Happy rainy Friday church family! So far we have covered three hindrances to enjoying the Gospel changing us. These three so far have been guilt, shame, and anger. This Sunday we will add another great hindrance to life change through the Gospel, FEAR AND WORRY. Our fear dwells in the present telling us that this world is dangerous. Worry lives in the future and continually says, “What if this happens, what if that happens, what if this does not happen, what if, what if. Worry is rooted in the future but reaches back to our present lives robbing us of all joy and peace in the Lord and happiness in our families. Fear and worry team up and says right now may be OK but I know things are going to get worse soon. Fear can become the norm of everyday life. Fear can result in misery, depression, anger, overprotection, anxiety. What about my children, their driving, their schooling, what about my health, economic collapse, investments failing, being broke, being forgotten, my hair, my figure, cancer, Alzheimer disease, sharks, spiders and our next president? There is an endless list of things to fear and be worried about. There is no real limit to our fears. Pause for a moment and take your top three fears and ask what they say about yourself? What do they say that you really desire, what you value, what you love?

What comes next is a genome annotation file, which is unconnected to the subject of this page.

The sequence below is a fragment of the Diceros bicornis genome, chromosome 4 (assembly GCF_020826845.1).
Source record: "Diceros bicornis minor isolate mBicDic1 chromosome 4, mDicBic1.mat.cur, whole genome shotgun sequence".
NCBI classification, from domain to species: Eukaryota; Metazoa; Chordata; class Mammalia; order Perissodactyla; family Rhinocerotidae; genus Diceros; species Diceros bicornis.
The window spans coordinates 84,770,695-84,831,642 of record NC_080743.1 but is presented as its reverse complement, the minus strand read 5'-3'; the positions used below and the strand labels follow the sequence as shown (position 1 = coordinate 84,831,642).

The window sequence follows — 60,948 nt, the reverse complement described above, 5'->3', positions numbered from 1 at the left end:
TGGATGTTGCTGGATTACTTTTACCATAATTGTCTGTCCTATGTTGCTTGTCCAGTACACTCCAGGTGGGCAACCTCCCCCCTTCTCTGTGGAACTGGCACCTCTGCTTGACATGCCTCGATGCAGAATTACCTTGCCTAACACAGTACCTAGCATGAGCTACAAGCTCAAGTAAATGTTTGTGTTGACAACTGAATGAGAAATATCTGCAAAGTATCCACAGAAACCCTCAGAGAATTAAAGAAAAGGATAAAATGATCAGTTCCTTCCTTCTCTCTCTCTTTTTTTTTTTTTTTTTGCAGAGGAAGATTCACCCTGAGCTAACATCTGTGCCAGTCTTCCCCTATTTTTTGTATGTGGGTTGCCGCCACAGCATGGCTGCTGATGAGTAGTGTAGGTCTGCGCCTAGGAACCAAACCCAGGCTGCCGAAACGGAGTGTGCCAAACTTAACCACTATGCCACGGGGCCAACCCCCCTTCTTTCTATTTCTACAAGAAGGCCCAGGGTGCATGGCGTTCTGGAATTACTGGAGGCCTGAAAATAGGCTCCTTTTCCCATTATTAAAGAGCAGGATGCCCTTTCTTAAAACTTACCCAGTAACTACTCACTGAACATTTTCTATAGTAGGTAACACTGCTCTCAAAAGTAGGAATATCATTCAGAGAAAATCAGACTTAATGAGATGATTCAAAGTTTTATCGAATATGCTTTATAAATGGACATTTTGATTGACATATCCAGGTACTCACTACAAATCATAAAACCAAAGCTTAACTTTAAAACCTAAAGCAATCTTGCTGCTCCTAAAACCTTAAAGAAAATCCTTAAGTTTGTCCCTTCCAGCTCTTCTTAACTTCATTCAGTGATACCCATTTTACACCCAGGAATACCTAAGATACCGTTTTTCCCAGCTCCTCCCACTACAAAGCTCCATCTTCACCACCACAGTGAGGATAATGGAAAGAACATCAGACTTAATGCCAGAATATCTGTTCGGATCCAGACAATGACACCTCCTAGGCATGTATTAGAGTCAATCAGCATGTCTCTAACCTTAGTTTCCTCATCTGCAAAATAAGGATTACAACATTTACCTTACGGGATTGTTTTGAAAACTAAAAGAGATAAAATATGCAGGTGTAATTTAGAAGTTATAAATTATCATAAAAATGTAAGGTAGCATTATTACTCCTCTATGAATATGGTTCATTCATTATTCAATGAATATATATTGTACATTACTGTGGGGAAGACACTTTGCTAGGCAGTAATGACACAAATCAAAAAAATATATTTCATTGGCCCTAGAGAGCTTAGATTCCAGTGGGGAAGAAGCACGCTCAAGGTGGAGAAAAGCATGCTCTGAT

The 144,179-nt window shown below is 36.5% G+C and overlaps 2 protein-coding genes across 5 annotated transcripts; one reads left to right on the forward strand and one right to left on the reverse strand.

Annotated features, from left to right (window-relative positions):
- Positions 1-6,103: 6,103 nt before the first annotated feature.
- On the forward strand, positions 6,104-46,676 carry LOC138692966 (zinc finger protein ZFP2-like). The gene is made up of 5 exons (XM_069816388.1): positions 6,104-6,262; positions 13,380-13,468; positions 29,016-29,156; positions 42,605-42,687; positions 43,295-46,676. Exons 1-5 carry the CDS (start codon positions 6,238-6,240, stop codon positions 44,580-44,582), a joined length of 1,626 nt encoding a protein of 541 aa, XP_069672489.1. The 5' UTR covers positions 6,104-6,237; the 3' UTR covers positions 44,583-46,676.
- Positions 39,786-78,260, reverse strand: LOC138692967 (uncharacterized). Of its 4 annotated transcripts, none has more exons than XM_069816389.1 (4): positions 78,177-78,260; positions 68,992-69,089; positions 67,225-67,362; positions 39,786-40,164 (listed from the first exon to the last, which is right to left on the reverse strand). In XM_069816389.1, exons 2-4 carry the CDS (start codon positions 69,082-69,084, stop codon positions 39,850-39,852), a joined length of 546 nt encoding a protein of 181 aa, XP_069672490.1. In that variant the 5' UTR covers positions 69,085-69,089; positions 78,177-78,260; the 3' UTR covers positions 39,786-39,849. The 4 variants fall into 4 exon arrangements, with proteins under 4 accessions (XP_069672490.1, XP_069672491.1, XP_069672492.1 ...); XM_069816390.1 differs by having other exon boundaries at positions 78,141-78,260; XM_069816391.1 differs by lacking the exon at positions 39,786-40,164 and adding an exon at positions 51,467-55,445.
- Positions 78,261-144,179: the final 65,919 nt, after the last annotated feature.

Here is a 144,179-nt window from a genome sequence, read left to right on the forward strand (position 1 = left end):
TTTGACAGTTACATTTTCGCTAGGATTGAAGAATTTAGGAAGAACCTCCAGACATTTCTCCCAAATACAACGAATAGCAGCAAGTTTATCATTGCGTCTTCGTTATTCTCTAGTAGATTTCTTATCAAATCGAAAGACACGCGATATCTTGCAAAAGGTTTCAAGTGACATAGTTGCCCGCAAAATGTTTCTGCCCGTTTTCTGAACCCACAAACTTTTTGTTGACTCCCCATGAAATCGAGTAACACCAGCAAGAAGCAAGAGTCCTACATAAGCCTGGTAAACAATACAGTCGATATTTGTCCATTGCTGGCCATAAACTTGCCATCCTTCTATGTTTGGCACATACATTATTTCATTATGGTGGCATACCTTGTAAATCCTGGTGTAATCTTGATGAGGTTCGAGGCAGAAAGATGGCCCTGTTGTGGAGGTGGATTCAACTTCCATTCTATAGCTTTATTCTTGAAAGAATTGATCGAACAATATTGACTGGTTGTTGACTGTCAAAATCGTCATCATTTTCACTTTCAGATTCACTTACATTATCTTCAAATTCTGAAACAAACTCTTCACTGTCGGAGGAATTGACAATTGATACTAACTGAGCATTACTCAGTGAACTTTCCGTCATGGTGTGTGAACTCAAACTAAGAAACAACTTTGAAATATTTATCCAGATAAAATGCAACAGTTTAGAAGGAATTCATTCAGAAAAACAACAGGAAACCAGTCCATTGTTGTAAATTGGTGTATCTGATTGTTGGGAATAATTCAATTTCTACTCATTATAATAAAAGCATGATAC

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What does your anger look like? What is your anger saying?

Hello Church Family: Great news Friday… The Gospel is the power of God to kill your anger. Everybody knows anger. Anger is everywhere. Anger is a destroyer. Anger destroys unity. Anger destroys people. Anger is blind to itself. Anger says, I am right and you are wrong. Anger sees the speck in everybody’s eye and yet does not see the plank in its own eye. Anger tends to be atheistic with God and prayer not being part of our anger.
Do you seek love and unity in your anger? Does your anger seek reasoning? What is your anger rooted in? Is your anger saying, “I am right and you are wrong!” “I am not getting what I want!” “I am not getting what I demand!” Most of our anger is rooted in our own selfish desires. We are focused on our own desires more than the desires of others. We desire our desires more strongly than desiring that others would have their desires realized. The Lord has called us out of that selfish mindset commanding us to put the desires of other’s first (Philippians 2:3-6).